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The existence of a mental disease or defect in a person does not necessarily preclude the person from acting purposely or knowingly.
Defendant broke into a government-owned cabin and attacked the cabin's occupant when she returned, severely injuring her. Defendant was caught and charged with burglary and attempted deliberate homicide. Defendant suffered from paranoid schizophrenia, but was found competent to stand trial. The trial court convicted defendant in a bench trial and ordered him committed to the state department of institutions for placement in an appropriate facility. Defendant challenged the finding that he acted knowingly or purposely. Defendant contended that he did not have the requisite intent to commit the crimes due to his mental illness.
Did the defendant lack the requisite intent to commit the crimes due to his mental illness?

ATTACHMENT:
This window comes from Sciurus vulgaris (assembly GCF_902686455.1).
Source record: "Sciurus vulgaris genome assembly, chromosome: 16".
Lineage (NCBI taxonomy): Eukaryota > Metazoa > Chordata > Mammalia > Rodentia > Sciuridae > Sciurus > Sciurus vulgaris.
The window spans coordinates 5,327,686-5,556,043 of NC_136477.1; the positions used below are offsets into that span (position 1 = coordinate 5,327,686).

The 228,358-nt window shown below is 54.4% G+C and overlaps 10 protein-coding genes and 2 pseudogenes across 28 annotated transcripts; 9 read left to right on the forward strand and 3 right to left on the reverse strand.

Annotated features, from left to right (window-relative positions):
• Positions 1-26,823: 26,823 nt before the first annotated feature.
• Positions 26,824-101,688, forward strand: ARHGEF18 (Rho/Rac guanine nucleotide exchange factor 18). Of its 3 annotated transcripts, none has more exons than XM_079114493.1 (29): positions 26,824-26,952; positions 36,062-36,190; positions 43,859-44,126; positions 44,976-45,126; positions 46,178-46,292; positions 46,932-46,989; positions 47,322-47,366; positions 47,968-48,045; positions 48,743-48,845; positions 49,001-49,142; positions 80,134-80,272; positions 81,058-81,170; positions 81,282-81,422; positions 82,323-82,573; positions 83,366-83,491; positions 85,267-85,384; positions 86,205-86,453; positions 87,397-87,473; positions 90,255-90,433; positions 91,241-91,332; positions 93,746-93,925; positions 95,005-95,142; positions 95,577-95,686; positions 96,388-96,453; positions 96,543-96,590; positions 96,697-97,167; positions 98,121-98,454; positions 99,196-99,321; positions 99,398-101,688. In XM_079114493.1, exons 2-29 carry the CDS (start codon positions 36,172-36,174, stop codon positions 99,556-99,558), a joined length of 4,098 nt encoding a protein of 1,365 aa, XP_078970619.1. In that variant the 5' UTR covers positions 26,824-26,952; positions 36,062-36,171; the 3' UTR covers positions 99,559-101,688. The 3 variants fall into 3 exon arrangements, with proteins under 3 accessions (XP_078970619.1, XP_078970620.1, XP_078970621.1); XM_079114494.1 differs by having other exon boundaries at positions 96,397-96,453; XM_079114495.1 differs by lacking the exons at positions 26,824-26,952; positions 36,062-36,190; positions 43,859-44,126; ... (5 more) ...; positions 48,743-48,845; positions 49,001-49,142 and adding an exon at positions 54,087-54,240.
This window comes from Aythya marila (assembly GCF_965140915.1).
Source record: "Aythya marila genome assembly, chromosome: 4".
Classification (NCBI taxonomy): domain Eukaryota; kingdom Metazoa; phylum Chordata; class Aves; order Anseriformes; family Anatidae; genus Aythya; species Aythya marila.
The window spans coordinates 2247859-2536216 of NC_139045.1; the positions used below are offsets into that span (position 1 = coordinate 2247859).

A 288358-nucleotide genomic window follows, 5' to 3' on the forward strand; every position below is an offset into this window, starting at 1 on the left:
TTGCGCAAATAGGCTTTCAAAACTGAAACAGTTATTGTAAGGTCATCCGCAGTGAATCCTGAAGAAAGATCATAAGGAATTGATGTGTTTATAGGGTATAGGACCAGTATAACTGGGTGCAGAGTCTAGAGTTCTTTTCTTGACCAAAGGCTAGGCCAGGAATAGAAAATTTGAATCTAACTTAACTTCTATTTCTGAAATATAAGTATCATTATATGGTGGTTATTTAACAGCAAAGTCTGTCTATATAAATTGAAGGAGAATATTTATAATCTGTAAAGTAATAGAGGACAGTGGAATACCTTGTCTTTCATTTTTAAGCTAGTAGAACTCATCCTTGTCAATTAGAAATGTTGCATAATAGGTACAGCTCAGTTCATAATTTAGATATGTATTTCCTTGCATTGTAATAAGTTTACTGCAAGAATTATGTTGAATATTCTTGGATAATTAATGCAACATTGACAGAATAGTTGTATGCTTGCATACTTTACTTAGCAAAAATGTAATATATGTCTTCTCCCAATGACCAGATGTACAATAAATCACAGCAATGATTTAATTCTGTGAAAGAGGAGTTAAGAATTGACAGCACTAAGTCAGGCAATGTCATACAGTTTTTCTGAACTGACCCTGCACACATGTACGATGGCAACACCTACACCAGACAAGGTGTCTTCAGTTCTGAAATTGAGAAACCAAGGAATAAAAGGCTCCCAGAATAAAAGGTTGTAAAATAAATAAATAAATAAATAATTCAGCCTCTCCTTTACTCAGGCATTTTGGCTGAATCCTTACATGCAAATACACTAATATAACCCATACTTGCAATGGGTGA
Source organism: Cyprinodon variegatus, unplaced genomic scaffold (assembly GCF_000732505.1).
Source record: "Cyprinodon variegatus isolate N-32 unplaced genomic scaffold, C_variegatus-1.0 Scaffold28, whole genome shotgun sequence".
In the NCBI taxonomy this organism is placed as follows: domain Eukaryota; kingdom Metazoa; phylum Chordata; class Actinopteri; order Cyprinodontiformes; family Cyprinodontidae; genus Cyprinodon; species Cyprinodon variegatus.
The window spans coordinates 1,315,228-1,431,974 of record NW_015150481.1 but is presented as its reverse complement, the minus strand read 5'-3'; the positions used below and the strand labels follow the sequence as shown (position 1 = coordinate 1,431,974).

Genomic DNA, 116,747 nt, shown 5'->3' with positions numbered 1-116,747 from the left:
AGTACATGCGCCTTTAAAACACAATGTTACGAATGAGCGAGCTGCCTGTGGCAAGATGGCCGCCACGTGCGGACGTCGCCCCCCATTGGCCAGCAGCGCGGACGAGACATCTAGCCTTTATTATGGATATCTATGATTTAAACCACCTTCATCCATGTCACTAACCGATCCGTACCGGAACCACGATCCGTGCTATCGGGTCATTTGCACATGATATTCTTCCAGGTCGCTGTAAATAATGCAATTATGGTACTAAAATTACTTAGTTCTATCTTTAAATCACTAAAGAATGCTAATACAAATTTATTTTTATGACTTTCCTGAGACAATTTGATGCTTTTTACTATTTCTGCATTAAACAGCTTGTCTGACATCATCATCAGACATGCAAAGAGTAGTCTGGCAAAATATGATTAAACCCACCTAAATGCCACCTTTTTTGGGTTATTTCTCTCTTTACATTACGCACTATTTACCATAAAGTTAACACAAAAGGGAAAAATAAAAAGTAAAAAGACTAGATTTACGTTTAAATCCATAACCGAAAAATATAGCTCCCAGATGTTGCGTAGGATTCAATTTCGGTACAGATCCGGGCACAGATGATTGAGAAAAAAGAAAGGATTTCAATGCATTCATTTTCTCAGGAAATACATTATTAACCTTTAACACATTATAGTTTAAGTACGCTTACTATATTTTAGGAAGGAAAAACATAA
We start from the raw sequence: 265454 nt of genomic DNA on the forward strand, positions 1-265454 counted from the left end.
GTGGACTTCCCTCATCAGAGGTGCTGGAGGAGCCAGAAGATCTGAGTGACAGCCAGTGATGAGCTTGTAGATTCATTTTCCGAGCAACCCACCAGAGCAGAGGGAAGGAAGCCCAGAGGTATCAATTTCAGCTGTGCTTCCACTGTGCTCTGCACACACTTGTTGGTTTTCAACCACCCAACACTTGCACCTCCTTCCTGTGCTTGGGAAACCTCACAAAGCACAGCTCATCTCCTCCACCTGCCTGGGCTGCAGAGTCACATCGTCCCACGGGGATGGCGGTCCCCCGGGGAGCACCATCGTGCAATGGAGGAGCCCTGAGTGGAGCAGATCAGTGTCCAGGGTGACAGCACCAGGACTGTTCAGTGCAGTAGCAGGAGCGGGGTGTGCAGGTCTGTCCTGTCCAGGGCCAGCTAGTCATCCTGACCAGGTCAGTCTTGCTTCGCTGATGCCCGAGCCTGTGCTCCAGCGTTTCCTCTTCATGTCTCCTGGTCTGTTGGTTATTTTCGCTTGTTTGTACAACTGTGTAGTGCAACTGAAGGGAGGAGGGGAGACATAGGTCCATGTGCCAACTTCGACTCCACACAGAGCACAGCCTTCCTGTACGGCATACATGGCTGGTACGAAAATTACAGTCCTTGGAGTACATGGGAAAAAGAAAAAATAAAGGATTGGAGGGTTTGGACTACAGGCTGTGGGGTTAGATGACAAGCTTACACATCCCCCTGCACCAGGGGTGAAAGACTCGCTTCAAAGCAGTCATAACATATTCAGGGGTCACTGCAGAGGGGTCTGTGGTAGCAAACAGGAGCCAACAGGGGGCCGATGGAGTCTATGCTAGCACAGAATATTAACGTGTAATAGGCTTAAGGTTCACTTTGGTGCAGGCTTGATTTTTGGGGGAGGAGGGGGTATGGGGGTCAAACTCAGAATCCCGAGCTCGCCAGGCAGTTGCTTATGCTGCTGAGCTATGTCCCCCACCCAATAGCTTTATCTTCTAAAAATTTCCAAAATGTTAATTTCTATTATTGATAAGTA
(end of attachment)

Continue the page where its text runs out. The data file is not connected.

The court affirmed the conviction because a trier of fact could have found that defendant possessed the required mental state to have committed the crimes. The presence of a mental illness did not necessarily preclude defendant from acting knowingly or purposely. Testimony from witnesses and experts indicated that defendant was coherent the day before the attack, that he mocked the occupant as she called for help, that he had a tendency to exaggerate his symptoms, and that he often lied to get out of trouble. The court also found that the homicide laws did not establish an unrebuttable presumption of criminal intent but merely established a permissive inference.